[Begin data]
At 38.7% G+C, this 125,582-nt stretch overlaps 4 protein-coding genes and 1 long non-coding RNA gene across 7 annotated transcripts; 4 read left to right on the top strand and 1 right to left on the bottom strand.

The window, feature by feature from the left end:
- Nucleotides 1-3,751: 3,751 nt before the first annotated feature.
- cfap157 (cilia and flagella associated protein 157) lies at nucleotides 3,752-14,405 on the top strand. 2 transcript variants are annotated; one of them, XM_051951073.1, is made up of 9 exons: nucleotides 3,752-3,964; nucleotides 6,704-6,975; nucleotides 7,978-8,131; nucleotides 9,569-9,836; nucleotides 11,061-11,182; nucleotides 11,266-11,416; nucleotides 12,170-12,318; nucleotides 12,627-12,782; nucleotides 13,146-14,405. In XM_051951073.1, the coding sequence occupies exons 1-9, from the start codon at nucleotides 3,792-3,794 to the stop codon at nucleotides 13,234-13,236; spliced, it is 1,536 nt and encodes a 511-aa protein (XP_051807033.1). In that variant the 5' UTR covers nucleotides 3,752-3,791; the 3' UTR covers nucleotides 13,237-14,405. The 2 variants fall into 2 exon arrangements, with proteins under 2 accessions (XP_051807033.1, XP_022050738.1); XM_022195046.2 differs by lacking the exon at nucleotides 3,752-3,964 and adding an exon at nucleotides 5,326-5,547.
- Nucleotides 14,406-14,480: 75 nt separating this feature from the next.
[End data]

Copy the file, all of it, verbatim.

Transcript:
At 38.7% G+C, this 125,582-nt stretch overlaps 4 protein-coding genes and 1 long non-coding RNA gene across 7 annotated transcripts; 4 read left to right on the top strand and 1 right to left on the bottom strand.

The window, feature by feature from the left end:
- Nucleotides 1-3,751: 3,751 nt before the first annotated feature.
- cfap157 (cilia and flagella associated protein 157) lies at nucleotides 3,752-14,405 on the top strand. 2 transcript variants are annotated; one of them, XM_051951073.1, is made up of 9 exons: nucleotides 3,752-3,964; nucleotides 6,704-6,975; nucleotides 7,978-8,131; nucleotides 9,569-9,836; nucleotides 11,061-11,182; nucleotides 11,266-11,416; nucleotides 12,170-12,318; nucleotides 12,627-12,782; nucleotides 13,146-14,405. In XM_051951073.1, the coding sequence occupies exons 1-9, from the start codon at nucleotides 3,792-3,794 to the stop codon at nucleotides 13,234-13,236; spliced, it is 1,536 nt and encodes a 511-aa protein (XP_051807033.1). In that variant the 5' UTR covers nucleotides 3,752-3,791; the 3' UTR covers nucleotides 13,237-14,405. The 2 variants fall into 2 exon arrangements, with proteins under 2 accessions (XP_051807033.1, XP_022050738.1); XM_022195046.2 differs by lacking the exon at nucleotides 3,752-3,964 and adding an exon at nucleotides 5,326-5,547.
- Nucleotides 14,406-14,480: 75 nt separating this feature from the next.